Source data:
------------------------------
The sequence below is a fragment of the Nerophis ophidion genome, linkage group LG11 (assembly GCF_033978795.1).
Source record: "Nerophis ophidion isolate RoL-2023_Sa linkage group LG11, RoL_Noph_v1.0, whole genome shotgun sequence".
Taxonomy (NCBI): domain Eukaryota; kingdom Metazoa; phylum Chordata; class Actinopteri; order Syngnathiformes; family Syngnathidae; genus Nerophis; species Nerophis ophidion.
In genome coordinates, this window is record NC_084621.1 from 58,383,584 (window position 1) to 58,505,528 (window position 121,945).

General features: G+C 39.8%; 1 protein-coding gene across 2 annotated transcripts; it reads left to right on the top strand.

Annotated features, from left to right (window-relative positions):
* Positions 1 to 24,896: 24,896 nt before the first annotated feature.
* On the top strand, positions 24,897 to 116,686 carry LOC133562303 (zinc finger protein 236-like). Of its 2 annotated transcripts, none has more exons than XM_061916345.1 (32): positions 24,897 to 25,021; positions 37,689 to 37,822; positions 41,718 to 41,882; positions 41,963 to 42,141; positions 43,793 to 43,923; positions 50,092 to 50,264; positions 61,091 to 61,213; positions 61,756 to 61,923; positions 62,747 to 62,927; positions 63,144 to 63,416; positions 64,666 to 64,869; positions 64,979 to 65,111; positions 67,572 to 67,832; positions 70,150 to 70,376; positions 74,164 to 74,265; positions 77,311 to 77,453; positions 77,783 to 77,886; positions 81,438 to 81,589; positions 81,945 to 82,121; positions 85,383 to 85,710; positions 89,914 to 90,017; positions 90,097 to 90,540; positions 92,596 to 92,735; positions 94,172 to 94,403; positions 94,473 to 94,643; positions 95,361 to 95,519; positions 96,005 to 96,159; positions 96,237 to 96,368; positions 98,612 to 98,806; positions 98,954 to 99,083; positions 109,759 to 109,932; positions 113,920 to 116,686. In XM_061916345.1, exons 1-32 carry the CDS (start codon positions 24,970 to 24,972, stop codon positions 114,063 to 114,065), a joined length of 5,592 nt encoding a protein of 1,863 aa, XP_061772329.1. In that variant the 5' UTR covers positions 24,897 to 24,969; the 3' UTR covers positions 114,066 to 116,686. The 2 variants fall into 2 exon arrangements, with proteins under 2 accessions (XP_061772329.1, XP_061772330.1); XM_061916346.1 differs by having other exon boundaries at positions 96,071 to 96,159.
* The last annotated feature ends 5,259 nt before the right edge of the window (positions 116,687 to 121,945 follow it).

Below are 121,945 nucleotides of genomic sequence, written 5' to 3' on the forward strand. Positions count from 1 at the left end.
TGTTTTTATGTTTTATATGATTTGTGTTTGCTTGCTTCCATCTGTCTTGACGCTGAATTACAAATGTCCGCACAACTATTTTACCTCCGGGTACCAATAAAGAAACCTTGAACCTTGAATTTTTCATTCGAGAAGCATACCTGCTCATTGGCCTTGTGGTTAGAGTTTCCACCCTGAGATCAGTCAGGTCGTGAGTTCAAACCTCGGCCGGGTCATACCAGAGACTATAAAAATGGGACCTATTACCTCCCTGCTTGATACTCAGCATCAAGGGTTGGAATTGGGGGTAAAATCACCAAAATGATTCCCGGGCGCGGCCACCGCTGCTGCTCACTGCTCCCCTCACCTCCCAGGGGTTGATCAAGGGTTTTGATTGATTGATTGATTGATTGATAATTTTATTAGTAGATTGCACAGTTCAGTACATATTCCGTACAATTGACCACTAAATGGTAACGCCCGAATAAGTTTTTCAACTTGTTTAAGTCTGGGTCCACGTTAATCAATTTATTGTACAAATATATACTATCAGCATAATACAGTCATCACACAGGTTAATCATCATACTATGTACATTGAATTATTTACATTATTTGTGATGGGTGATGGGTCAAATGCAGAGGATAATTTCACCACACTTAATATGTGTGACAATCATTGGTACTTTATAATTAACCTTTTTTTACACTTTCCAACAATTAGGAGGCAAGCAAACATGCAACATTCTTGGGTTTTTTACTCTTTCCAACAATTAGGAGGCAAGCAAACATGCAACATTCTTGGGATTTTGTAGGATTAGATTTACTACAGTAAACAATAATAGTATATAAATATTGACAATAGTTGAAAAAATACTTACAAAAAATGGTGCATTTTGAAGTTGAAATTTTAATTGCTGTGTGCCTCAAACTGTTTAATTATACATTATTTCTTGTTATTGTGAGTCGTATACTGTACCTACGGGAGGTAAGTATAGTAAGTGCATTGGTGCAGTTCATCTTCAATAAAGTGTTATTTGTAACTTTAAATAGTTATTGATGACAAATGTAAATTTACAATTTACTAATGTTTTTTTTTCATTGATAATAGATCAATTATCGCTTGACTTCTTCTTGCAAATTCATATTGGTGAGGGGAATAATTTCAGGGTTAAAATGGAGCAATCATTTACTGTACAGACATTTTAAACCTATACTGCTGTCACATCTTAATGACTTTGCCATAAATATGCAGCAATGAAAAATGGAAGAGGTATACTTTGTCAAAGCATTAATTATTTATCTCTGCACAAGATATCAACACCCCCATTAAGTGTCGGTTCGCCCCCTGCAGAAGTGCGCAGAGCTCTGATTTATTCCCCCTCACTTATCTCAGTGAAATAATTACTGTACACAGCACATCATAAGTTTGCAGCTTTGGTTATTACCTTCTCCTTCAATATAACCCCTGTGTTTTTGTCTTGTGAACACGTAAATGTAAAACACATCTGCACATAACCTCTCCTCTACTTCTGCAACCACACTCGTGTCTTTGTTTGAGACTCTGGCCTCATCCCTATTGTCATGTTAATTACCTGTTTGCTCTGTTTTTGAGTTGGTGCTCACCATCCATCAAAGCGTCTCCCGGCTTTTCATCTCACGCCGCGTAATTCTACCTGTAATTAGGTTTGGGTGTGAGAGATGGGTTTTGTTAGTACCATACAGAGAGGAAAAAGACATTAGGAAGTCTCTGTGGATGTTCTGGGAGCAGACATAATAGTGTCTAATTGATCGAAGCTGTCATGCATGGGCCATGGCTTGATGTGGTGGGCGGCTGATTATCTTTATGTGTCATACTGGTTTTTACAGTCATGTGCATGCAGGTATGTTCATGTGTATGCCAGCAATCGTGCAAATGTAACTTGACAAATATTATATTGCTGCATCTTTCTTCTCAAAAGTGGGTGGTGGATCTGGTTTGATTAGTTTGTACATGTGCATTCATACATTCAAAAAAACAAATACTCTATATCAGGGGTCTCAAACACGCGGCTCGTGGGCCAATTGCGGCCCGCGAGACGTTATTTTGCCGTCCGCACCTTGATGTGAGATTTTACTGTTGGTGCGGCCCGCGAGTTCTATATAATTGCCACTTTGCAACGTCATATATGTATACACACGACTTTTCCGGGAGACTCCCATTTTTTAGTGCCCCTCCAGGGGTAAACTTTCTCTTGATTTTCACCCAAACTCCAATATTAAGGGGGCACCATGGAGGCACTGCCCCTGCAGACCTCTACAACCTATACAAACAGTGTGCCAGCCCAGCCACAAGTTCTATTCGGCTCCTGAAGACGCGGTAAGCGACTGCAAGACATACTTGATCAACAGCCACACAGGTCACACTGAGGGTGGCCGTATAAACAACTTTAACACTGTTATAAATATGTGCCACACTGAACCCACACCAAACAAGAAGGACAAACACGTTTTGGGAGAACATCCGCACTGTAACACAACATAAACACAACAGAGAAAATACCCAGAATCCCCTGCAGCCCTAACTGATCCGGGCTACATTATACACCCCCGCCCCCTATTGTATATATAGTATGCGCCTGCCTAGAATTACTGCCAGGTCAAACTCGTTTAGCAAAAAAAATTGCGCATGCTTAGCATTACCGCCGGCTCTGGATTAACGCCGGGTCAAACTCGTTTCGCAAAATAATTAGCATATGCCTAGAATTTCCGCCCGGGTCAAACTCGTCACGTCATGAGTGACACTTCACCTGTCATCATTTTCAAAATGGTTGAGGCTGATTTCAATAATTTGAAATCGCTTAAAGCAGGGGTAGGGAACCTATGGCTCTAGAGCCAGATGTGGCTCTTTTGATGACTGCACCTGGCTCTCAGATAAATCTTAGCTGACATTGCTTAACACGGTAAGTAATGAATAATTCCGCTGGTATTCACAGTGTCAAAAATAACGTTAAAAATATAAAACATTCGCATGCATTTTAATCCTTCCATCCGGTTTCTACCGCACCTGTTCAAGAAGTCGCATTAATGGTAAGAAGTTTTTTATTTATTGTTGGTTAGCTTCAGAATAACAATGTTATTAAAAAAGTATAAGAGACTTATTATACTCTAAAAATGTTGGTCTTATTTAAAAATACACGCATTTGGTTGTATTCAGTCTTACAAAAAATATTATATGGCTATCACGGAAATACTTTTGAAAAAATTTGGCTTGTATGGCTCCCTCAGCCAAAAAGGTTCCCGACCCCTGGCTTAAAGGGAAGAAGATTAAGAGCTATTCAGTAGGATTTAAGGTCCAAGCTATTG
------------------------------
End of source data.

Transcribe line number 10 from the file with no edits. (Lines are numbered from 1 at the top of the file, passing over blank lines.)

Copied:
Below are 121,945 nucleotides of genomic sequence, written 5' to 3' on the forward strand. Positions count from 1 at the left end.